Once upon a time, I watched Grey’s Anatomy. Yes, when it was the show du jour. I don’t know when I stopped watching. I can’t remember why I got bored with the show, maybe it was because I never shipped MerDer. All I know is it was way before they even killed McSteamy.
I swear, doctors at Seattle Grace have a higher mortality rate than students at Sunnydale High. While doing my research, I found out that the hospital is now called Grey Sloan Memorial Hospital, note the “memorial” part of that.
Like many viewers, I thought Dr. McDreamy was hot, but I quit caring about this character, years ago, until they killed him Thursday night. That made him interesting again to me.
One thing that flips me out is how ABC made a tribute video to him and People Magazine wrote an obituary for the character. Many other characters don’t get the distinction of being memorialized in such a manner, as if Dr. Derek Sheppard, 1966-2015, was a real person.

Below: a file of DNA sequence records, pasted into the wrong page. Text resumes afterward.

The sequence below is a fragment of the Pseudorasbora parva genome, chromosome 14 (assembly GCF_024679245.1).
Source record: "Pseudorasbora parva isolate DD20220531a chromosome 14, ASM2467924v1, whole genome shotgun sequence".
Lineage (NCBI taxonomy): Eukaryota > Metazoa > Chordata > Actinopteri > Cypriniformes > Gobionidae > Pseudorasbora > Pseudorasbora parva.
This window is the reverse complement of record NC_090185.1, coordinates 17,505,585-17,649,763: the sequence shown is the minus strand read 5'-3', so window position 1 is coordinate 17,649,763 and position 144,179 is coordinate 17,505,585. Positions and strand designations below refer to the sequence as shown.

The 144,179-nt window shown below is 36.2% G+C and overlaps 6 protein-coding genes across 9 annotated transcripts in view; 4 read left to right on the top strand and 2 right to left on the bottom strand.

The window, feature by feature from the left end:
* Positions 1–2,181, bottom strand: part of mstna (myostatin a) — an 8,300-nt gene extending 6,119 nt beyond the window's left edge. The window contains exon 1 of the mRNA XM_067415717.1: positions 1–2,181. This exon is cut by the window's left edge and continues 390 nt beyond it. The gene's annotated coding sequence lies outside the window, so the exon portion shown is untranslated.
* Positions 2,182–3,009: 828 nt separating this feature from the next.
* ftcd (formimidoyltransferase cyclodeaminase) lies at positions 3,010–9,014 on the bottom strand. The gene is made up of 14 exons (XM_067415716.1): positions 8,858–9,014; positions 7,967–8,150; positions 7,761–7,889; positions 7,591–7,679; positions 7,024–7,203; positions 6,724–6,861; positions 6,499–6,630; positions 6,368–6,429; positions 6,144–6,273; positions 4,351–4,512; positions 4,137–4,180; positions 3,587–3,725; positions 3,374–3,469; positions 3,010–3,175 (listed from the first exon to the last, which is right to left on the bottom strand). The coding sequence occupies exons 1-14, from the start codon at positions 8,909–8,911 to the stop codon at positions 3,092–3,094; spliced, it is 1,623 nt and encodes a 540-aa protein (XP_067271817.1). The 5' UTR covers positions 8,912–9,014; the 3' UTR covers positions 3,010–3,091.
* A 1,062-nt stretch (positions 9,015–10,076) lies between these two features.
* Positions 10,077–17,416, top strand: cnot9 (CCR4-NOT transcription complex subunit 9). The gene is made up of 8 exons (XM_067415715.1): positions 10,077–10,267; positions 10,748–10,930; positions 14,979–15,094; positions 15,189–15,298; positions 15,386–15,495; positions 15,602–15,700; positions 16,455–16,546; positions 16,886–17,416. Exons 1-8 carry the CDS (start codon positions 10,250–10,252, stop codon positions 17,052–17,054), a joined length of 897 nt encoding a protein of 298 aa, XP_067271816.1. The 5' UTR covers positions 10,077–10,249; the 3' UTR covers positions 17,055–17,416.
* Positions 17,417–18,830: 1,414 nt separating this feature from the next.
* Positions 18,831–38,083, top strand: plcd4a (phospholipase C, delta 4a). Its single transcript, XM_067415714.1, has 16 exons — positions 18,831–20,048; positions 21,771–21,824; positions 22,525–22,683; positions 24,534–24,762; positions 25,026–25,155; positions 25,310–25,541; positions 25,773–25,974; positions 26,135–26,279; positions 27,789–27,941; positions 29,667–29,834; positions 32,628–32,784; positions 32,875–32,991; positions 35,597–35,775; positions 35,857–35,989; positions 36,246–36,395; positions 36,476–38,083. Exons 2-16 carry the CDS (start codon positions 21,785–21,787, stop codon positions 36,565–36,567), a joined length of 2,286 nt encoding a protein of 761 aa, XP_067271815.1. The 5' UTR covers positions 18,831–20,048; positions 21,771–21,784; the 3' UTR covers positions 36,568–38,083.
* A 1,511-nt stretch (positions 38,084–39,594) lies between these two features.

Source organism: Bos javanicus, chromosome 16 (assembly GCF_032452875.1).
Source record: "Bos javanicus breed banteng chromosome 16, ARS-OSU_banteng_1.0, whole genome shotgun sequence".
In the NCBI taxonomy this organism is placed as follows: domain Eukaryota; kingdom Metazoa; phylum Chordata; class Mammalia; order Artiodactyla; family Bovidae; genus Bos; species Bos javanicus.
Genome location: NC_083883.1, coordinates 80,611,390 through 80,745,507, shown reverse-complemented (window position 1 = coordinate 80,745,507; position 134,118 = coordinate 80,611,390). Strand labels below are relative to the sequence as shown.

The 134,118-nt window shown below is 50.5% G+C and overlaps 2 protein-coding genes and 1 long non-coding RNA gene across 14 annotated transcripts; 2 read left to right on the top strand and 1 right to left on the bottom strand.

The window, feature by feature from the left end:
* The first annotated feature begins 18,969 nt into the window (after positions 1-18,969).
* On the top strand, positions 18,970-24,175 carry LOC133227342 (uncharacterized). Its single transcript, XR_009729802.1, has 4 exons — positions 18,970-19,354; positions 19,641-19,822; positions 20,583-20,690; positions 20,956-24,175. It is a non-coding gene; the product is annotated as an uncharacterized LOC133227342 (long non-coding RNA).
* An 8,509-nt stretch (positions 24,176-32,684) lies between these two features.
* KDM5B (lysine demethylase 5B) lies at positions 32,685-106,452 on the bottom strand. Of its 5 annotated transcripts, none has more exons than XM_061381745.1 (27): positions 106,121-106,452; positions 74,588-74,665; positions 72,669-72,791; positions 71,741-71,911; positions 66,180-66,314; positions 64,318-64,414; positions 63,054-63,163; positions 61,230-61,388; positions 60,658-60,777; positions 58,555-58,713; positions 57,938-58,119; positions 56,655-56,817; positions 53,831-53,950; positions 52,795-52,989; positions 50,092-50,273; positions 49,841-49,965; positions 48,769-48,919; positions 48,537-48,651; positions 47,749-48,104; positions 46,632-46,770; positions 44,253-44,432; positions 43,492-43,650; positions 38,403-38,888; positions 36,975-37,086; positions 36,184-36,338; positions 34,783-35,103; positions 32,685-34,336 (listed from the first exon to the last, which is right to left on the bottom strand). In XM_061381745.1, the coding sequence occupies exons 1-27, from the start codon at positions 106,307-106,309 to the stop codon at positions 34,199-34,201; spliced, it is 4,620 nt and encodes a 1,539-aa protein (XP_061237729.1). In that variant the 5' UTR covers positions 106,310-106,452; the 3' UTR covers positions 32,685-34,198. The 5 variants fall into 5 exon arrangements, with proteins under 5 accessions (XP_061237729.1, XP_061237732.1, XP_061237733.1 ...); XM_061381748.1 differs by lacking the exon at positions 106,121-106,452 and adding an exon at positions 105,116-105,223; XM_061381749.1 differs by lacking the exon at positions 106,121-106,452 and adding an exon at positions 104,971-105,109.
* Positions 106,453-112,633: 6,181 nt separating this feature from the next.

What I find additionally fascinating about all this is how this seemingly big plot twist could bring back excitement and chatter for a show that is long past it’s expiration date. So many characters die in brutal and devastating ways, because it brings emotions up and is designed to bring shows to the next level. Or many times to write out actors, whom are done with the show. Why not go out in a blaze of glory, than to just leave town?
It also envitablelly pisses off faithful fans of the show that say that they will stop watching the show after something like this happens. There is tons of anger out there for this move and fans feel like the story was rushed and not earned. They feel betrayed as they spent 11 years with this guy to have him go out like that.
What is shocking to me is that fans still find killing off characters shocking. They think that a show NEEDS a happy ending and that they are entitled to it. That their fav character is above human mortality. Writers and showrunners get guff from fans who feel traumatized because of a turn that they don’t like. People crave the drama, until it offends them. For those communication and media scholars out there, it’s parasocial interaction run amok.
Character death is a way of life in our modern TV age. Everyone should be under the impression that NO characters are safe. In 2015 there are no sacred cows, realizing this makes television viewing so much easier.